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The Hofstra journalism program has a long way to go

The Hofstra journalism program has a long way to go

The strongest emotion I feel knowing that I’m graduating in only a few weeks is relief. Of course, finding a way to make a living is causing me a lot of stress. However, what has caused me the most stress over the past three years is the fact that I’ve lived almost every day feeling as if the time I’ve spent as a journalism major in the Lawrence Herbert School of Communication (LHSC) has been the one of the biggest wastes of time and money I’ve ever experienced.

Though the new leadership in the Herbert School is creating change for the better, there are issues in the journalism program that need to be more of a priority to the school.

As a journalism major, the majority of the classes I took turned out to be “workshop” classes: classes in which I was expected to sometimes have conferences with professors but was otherwise told to do other work. I should not have had to pay around $4,500 a class for me to sit and do work for other classes multiple times.

With the exception of a couple classes, I was not actually taught anything in these journalism classes. I was simply expected to write articles and take pictures and video. For a school that claims to be one of the best schools of communication in the country, this is not the experience I expected to have. I learned more about journalism ethics, practices and writing at The Hofstra Chronicle than I learned in all of my journalism writing classes combined.

In addition, one of the things that seemed to be pushed as a journalism student coming to Hofstra is the fact that the school is so close to New York City and that there are many great internship opportunities. However, what you quickly find out is that the school is of absolutely no help when it comes to finding these internships. Going into an internship is a relatively blind process and you’re expected to have three internship credits to graduate with a journalism degree. This differs from the Radio, Television and Film (RTVF) program, which allows students to take a one-credit class if they cannot get an internship or if they can’t afford an internship.

In a lot of cases, students are unable to get a paid internship before having an unpaid one. This is an unfortunate cycle that many students get caught in, because many can’t afford to take an unpaid internship but also can’t get a paid internship because they don’t have the required experience. As someone who started interning as an unpaid intern, I can attest to the fact that it’s expensive. I was lucky enough to be reimbursed for my Long Island Railroad (LIRR) tickets and meals when I was at my unpaid internship, and I personally could not have afforded to have taken an internship that wouldn’t have reimbursed me.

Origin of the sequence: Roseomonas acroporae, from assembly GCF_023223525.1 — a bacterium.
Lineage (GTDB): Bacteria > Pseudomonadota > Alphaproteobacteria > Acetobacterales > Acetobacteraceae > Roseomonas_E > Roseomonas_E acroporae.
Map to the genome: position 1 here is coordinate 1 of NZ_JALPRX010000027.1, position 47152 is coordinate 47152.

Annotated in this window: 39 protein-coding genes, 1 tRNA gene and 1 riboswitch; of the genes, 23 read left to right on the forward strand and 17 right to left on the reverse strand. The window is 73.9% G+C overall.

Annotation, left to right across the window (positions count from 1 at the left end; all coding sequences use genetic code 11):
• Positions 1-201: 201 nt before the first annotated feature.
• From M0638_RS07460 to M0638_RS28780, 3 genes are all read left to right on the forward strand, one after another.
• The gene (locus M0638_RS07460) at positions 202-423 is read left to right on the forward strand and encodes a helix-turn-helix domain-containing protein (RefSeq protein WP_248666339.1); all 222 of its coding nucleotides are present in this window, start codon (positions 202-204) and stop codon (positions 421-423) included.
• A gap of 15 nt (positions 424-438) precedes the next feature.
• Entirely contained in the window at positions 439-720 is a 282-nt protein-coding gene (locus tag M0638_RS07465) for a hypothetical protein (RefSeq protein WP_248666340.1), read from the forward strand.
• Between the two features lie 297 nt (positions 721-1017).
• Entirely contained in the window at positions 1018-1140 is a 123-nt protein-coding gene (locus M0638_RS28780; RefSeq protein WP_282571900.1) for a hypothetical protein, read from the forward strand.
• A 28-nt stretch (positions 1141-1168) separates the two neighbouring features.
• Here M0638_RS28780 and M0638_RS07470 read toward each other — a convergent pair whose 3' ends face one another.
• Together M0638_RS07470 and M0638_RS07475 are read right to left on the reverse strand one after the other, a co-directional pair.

LIRR tickets for two days a week alone total $50, plus the subway fees and meals. In a month, students could spend upward of $250 for an unpaid internship – an internship that is not only unpaid, but that the student is actually paying Hofstra about $1,500 per credit for. If you work for around four months, you’re putting an extra $1,000 onto the already lofty cost of attending this university.

Hofstra should understand that getting an internship is difficult, and though it is up to the student to participate in organizations such as The Chronicle to gain valuable experience outside of the classroom, sometimes the best they can do is get an unpaid internship – which many cannot afford. If Hofstra were to offer reimbursements or scholarships for students taking unpaid internships, or if they offered something like the RTVF program – an opportunity for students to take a class instead – this could help immensely.

Interning has given me some of the best experiences I could have asked for, and it’s introduced me to what I want to do post-graduation: work in social media. What’s frustrating about my newfound career path is that Hofstra has little in the school of communication to assist with people who, like me, want to go into a newer field that has a lot of job openings.

Part of this may be due to the fact that all of the school’s time and money is focused on broadcast and hard news, not preparing its students for these new-age positions. There is one social media class in LHSC, which is not enough to provide students with the tools they need for a job as a social media manager or in a social media marketing position. LHSC should consider offering more social media courses or potentially partnering with the Frank G. Zarb School of Business to do a social media marketing concentration or degree to better prepare students for a career that has quickly evolved into one of the more prevalent media jobs.

Looking back on my time at Hofstra, I am grateful for two things – my friends and The Chronicle. The Chronicle is the reason I have turned into the journalist I am today, and it most definitely played a role in me getting my internships. When I think of why I’m living my dream as a social media intern at one of the top radio stations in the country, it’s not because of Hofstra. I came into Hofstra as a good writer and I honestly sometimes feel as if my writing has gotten worse since getting here. So, it wasn’t my journalism classes that helped me get where I am today.

I’m where I am today – graduating in less than a month after completing my degree in three years, interning for Elvis Duran and the Morning Show and serving as copy chief of The Hofstra Chronicle – because I push myself and work hard. What hasn’t pushed me or challenged me at all is the Hofstra journalism program.


Graphic design is not Hofstra’s passion

Graphic design is not Hofstra’s passion

Letter to the Editor from HUHC Dean Warren Frisina